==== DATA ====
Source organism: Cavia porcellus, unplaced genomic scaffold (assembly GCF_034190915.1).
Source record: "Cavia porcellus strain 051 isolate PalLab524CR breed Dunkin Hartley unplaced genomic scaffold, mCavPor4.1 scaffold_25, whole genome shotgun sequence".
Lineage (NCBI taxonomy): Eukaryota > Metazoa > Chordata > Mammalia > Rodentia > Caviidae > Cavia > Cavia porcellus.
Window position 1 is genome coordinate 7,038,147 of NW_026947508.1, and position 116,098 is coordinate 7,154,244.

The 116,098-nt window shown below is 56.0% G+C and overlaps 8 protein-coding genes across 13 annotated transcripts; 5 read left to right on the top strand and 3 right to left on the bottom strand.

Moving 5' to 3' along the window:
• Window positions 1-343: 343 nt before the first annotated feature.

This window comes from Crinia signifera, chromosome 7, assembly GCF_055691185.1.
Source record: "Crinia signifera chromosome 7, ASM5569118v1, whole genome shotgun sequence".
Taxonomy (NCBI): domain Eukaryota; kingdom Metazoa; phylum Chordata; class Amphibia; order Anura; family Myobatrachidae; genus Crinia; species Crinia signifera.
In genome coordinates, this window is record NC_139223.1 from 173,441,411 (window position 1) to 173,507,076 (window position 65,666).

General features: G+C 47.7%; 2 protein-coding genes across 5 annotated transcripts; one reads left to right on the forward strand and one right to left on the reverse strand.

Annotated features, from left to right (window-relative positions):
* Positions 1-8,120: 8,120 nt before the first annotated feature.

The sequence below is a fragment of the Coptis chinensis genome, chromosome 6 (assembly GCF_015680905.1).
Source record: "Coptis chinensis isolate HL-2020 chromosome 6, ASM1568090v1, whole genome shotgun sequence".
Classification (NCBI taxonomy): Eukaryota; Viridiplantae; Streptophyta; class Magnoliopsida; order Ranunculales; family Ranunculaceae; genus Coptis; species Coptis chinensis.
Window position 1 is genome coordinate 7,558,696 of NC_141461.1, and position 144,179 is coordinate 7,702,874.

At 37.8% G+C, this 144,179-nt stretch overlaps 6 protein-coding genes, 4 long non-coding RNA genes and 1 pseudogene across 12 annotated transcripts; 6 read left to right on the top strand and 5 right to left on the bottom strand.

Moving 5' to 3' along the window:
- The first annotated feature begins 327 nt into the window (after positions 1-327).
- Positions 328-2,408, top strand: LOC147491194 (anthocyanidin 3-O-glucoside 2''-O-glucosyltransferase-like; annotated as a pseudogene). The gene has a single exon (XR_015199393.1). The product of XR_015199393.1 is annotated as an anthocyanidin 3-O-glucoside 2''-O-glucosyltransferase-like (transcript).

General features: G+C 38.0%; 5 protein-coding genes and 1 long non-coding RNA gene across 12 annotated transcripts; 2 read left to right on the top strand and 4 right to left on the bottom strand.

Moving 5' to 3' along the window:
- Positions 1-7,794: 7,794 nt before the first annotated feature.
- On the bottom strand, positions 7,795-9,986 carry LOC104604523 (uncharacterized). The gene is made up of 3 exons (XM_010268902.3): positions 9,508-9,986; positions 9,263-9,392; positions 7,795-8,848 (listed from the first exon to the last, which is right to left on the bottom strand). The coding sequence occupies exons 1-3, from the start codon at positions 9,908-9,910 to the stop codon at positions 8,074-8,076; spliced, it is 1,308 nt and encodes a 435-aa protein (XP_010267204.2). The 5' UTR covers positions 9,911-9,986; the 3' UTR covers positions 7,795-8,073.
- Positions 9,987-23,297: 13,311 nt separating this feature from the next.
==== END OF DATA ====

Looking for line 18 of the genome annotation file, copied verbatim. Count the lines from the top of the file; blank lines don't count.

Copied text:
Window position 1 is genome coordinate 7,558,696 of NC_141461.1, and position 144,179 is coordinate 7,702,874.